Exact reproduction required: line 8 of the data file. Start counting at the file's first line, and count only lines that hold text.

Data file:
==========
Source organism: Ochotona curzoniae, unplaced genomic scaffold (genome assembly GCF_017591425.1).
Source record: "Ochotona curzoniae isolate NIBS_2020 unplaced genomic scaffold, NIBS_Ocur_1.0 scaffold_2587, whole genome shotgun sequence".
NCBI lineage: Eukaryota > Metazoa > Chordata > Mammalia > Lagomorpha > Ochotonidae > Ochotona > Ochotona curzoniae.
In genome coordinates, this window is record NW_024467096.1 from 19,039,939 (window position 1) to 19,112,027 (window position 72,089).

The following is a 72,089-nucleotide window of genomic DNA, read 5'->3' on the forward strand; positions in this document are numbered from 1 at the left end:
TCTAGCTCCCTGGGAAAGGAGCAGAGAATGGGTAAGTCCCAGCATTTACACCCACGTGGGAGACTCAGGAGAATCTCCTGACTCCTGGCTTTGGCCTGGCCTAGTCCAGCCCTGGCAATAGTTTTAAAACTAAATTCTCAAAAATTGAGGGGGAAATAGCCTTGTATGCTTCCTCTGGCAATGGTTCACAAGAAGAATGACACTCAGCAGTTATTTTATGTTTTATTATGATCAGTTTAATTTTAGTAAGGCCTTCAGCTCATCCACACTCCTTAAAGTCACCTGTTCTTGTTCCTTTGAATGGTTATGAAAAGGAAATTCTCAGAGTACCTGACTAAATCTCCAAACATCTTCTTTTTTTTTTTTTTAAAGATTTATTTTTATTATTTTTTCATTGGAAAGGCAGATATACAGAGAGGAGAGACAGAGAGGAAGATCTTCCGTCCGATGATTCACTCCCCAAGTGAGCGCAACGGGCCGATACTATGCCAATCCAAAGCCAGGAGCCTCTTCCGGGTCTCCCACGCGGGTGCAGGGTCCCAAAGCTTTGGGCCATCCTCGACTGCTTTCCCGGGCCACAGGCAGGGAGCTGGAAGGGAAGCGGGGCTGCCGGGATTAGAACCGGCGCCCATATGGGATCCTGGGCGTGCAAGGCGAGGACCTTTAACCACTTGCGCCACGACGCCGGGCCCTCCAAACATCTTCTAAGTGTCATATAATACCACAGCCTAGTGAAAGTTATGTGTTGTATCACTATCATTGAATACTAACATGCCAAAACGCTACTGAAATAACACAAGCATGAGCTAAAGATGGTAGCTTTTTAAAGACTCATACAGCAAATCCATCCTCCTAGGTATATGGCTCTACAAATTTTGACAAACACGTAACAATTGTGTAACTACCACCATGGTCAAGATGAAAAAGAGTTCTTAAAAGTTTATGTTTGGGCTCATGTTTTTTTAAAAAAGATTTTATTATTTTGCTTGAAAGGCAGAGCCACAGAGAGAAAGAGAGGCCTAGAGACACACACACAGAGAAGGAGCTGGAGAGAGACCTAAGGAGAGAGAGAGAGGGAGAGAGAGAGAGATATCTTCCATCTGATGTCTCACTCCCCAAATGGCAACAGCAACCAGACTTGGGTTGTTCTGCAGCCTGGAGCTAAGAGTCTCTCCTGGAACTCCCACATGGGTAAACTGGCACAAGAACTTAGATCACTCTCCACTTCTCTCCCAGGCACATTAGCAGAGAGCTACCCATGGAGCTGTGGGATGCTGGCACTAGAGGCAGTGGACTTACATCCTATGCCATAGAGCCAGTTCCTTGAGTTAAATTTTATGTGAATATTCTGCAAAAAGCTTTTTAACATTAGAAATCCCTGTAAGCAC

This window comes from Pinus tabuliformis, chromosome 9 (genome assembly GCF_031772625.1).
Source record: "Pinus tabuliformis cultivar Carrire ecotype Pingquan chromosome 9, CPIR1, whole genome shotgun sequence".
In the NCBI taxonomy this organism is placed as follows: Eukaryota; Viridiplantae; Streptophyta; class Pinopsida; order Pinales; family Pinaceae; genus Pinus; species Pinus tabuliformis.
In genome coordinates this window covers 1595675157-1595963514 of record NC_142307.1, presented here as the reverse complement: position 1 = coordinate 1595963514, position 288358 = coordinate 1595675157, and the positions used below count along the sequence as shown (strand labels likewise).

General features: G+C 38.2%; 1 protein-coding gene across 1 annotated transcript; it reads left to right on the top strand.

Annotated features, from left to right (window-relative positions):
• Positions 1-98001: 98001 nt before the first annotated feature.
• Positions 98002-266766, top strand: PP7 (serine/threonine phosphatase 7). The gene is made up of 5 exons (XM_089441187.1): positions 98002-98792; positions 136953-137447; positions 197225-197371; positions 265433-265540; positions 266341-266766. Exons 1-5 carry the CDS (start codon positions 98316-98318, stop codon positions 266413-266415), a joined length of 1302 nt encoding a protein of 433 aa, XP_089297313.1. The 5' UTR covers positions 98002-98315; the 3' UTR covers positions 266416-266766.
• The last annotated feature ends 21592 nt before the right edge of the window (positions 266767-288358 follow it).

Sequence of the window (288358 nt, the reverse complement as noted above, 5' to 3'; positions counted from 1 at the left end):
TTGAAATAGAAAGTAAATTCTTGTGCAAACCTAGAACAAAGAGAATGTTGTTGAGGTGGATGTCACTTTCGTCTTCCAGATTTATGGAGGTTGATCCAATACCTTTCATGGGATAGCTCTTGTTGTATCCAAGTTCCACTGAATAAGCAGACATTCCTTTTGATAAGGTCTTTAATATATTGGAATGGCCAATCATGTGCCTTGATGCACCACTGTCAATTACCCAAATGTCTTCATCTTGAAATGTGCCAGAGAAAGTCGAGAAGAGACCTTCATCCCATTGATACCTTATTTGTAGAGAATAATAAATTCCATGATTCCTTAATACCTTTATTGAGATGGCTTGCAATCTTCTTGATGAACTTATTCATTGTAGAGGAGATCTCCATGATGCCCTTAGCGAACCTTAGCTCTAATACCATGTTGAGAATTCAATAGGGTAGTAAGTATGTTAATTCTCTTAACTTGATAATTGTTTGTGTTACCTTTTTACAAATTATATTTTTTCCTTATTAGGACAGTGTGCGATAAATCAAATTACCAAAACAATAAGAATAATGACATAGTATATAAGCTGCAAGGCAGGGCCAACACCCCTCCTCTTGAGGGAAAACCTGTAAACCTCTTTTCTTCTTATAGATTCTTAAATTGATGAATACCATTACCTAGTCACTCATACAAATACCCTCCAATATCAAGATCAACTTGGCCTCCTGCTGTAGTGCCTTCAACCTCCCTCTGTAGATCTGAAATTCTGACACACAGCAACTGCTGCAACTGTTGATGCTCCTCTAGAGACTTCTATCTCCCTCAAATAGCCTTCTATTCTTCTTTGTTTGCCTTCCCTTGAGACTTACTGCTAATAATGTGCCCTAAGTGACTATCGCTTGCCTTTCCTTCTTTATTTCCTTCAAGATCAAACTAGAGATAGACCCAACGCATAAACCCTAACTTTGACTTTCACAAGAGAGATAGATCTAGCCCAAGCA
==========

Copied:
Source record: "Pinus tabuliformis cultivar Carrire ecotype Pingquan chromosome 9, CPIR1, whole genome shotgun sequence".